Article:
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The unique Groucho Marx Photo: pinterest.com

In 2005 several box sets were released of some of Cavett’s shows. They are collected by theme of the interviewee such as The Rock Icons, etc. The network Decades, which recently went off the air, broadcast these shows also. Before the network was disbanded, I was able to watch about ten of these episodes, and they were as good as I had hoped for.

I have really enjoyed reviewing these talk show hosts and their guest interviews this month.  It makes me want to invite a bunch of friends over, one at a time, for coffee and conversation.  Just be forewarned, if I invite you over, I may have a list of questions I’ll want to be asking you.

The Secret Word is George Fenneman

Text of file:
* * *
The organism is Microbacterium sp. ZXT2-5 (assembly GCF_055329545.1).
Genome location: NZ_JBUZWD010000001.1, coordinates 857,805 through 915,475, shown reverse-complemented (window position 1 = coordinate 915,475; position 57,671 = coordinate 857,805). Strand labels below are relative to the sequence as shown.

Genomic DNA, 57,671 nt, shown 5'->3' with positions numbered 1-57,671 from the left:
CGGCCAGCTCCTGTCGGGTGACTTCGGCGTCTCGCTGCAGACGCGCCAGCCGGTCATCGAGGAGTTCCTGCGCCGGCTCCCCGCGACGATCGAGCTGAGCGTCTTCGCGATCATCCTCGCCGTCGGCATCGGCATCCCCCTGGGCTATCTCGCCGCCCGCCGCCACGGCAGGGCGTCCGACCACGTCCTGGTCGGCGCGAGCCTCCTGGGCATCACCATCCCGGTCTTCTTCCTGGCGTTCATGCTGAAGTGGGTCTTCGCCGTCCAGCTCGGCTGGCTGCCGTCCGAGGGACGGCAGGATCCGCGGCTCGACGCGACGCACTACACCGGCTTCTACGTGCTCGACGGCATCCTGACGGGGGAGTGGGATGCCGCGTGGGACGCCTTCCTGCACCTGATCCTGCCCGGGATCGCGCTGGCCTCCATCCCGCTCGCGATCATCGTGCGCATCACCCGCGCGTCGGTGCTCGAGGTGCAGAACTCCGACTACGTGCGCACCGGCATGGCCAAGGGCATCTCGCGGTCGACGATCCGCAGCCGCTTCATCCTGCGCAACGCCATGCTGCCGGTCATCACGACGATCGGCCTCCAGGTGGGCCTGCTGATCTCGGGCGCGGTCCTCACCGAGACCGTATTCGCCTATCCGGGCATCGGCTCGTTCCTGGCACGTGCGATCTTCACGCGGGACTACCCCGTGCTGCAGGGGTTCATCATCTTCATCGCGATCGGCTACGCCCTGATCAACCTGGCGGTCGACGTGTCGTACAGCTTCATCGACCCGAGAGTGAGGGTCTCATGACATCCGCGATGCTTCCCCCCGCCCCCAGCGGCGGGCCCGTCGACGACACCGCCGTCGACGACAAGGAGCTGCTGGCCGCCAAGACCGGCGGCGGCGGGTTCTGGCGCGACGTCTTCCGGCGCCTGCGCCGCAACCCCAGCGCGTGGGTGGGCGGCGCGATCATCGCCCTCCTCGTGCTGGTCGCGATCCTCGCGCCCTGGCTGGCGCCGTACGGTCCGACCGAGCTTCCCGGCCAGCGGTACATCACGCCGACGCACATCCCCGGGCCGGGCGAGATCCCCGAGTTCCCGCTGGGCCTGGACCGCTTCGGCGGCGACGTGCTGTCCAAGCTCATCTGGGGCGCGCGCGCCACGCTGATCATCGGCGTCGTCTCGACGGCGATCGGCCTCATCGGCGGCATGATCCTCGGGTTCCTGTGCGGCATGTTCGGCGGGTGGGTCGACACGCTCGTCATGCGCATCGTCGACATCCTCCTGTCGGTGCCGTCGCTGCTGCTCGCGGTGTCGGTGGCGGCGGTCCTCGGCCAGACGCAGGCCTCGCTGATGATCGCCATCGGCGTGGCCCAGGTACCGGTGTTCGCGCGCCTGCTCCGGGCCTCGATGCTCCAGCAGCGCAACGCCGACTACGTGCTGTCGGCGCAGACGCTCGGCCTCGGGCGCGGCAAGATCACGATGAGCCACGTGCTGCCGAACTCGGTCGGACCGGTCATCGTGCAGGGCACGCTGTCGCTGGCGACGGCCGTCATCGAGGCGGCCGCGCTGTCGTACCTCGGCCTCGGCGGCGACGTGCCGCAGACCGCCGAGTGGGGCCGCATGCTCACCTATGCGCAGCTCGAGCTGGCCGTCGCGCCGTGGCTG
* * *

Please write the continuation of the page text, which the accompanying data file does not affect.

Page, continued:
I am cheating just a bit with this post. During this Oddly Wonderful series, I think I can push the envelope enough. You Bet Your Life was a very different type of game show. If ever there was a person who personifies oddly wonderful it was Groucho. But I really wanted an excuse to write about George Fenneman.

George Fenneman is best remembered for his role on Groucho Marx’s quiz show, You Bet Your Life which began on radio in 1947 and transitioned to television in 1950. The show went off the air in 1961, the year I was born. Obviously, I don’t remember the original show, but I saw it in reruns and always had a crush on George; I think it was his smile that always got me.

Photo: imdb.com

George was born in Beijing (then Peking), China in 1919. His father was in the importing/exporting business. When he was not quite one, his parents moved to San Francisco where he grew up. After high school, he attended San Francisco State College. He graduated in 1942 with a degree in speech and drama. He took a job with a local radio station KGO for a short time. He married his college sweetheart Peggy Clifford in 1943 and they would stay married until George died. The couple had two daughters and a son.